Division 1 of this Project consists of, but is not limited to, the following: raw water pump station including passive intake screen, intake line, wetwell, two (2) vertical turbine pumps and space for a third pump, bridge crane, and potassium permanganate feed system; cast-in-place concrete 2.5 MGD pretreatment facilities including two-stage rapid mix, two-stage flocculation, high rate sedimentation using plate settlers, and hoseless sludge collectors; 2.5 MGD (expandable to 5.0 MGD membrane filtration facility including membrane filtration treatment modules, CIP system, neutralization system, onsite hypochlorite generation system, chemical feed systems, control room, lab, restrooms, locker room, offices, break room, finished water pumping facilities (two (2) vertical turbine pumps and space for a third pump); finished water storage consisting of a 75-foot-diameter by 30-foot tall 1.0-MG pre-stressed concrete storage tank; plant control system (PCS) consisting of field mounted instruments and control devices, non-proprietary distributed control system utilizing personal computers (PCs) and programmable logic controllers (PLCs); all related site work, piping, electrical, and any other activities incidental to the completion of this Project. Division 2 of this Project consists of, but is not limited to, approximately 8,975 linear feet of 20-inch ductile iron raw water transmission main from the new Lake Hartwell Raw Water Intake on Durham Road to the existing 20-inch main on South Carolina State Highway 59 near the intersection with Fair Play Boulevard in Fair Play, South Carolina, including all related equipment and appurtenances, connections to existing waterlines and facilities, erosion control, grassing, and any other activities incidental to the completion of this Project. No additional specifications were given.

Stiver Engineering was retained by the contractor to provide structural engineering services for the design of the caisson (raw water pump station).  The caisson is 16 ft. diameter by 50 ft. deep.  The contractor successfully sunk the caisson in wet sand.  Stiver Engineering designed the reinforced concrete caisson to be sunk and sealed underwater.  This is a technique that we spent many years learning from working with contractors while sinking caissons in the saturated sandy soils of South Texas.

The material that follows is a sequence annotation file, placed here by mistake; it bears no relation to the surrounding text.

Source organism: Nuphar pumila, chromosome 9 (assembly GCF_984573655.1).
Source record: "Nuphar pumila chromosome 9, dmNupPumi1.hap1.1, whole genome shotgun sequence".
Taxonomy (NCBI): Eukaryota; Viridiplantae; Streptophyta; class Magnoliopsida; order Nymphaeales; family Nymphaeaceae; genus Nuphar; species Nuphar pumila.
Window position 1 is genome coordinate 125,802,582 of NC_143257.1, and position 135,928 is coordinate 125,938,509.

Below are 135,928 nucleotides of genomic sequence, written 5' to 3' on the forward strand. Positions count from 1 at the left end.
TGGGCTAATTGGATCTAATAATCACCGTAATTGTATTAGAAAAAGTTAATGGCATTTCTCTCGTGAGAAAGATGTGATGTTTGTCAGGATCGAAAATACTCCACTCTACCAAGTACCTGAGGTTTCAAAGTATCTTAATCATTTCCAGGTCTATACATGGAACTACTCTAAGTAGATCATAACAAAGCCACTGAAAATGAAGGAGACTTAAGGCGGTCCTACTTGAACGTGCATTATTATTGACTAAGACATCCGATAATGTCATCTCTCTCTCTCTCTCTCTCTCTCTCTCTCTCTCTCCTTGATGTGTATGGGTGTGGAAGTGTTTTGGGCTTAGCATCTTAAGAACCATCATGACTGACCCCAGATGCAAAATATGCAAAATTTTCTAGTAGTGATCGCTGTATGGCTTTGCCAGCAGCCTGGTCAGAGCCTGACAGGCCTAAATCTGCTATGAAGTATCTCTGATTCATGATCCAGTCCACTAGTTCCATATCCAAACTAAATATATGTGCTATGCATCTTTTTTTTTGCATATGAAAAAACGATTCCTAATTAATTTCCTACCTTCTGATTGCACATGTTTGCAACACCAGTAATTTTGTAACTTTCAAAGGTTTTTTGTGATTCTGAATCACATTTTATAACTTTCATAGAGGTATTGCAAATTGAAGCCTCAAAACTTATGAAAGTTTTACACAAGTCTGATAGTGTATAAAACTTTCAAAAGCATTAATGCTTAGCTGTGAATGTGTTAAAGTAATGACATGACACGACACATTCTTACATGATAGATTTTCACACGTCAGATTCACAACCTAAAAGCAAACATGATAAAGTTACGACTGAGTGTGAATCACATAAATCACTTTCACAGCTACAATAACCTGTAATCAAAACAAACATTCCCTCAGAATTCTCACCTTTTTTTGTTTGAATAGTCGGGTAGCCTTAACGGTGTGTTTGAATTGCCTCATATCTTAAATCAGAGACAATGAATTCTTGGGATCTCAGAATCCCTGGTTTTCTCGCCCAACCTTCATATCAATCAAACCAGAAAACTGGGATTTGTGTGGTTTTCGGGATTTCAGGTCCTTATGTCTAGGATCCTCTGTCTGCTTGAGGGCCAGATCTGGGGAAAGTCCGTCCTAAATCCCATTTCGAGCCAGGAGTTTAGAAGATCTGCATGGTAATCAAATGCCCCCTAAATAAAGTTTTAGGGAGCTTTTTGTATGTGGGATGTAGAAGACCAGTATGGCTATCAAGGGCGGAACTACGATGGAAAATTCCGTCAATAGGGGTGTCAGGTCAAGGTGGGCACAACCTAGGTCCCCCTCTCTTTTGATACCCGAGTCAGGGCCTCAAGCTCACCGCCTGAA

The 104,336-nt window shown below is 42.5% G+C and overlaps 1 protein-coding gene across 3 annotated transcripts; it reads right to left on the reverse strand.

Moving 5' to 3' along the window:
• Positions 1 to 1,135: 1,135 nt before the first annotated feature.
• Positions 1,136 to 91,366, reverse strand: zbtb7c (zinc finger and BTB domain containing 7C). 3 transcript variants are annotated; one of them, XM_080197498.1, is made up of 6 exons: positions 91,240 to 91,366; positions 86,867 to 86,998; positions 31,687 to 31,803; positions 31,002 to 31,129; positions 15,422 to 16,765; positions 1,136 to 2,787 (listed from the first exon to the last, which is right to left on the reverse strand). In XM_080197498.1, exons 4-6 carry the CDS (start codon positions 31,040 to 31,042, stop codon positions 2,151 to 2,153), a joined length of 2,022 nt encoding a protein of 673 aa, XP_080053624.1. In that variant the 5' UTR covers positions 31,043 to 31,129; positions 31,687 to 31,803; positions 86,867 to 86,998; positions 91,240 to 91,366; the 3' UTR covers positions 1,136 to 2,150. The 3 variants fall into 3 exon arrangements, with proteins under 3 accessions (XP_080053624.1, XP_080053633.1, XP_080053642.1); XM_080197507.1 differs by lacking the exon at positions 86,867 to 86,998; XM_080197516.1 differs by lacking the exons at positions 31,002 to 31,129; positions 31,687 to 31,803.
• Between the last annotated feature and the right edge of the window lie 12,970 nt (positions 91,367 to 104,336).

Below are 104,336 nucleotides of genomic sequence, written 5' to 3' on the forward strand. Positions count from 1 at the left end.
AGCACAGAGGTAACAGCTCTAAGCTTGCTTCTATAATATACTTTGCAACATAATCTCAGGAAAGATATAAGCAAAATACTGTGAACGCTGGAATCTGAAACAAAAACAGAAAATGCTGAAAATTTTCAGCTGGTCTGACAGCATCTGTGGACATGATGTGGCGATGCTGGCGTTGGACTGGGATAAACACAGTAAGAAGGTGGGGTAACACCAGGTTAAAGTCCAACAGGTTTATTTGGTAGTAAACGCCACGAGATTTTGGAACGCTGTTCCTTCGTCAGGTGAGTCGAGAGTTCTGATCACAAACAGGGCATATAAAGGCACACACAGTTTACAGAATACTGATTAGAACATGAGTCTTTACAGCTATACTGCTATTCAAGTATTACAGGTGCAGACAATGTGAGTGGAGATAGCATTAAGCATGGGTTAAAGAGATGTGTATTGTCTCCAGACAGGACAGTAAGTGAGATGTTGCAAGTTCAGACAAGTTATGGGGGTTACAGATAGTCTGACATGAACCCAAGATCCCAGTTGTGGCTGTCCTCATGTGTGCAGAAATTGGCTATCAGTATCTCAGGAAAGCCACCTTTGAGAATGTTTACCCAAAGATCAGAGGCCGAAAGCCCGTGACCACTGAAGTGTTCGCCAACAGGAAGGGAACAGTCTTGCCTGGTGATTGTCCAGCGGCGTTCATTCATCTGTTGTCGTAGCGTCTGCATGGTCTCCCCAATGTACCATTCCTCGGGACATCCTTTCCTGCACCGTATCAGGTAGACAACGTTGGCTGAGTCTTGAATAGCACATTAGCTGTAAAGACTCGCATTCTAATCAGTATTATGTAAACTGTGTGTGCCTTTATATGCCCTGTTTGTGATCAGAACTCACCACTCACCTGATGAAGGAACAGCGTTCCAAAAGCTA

The DigIndy Project is a nearly 28-mile long network of 18 foot diameter deep rock tunnels being built 250-feet beneath the city.  Beginning near the Indiana State Fairgrounds on the north, and ending on the south side of Indianapolis, DigIndy will be the largest public works project in the city’s history.

The tunnel system will extend along Fall Creek, White River, Pogues Run, Pleasant Run and Bean Creek to create a collective, underground storage and transport facility for wastewater.  All sewage stored and transported in the tunnel system is sewage that otherwise could have gone directly into local waterways. The tunnel system is a component of the federally-mandated plan to reduce raw sewage overflows into the waterways.

The Indianapolis Deep Rock Tunnel Connector Pump Station Project included a screening and grit removal system consisting of 180 feet of 6 foot diameter connector tunnel, a subterranean pump room that is 60 feet wide by 98 feet long by 66 feet tall, a 44 foot diameter main access shaft with an enclosed elevator, enclosed stairway and various utility systems.  The subterranean pump room is located 250 feet below ground surface.  The project also includes a 23 foot diameter equipment shaft with embedded electrical conduits, an at grade pump station building, an at grade main access shaft building, an at grade discharge chamber and miscellaneous site work.

Stiver Engineering was retained for construction consulting by the contractor to design thrust blocks and pipe supports for the intake piping, miscellaneous piping running up the 250 foot access shaft walls and piping for the discharge chamber.  Stiver Engineering designed the permanent dewatering system for the large subterranean pump room 250 feet below the surface.  We also assisted in the design of a mobile concrete forming system for the construction of the 6 foot diameter connector tunnel.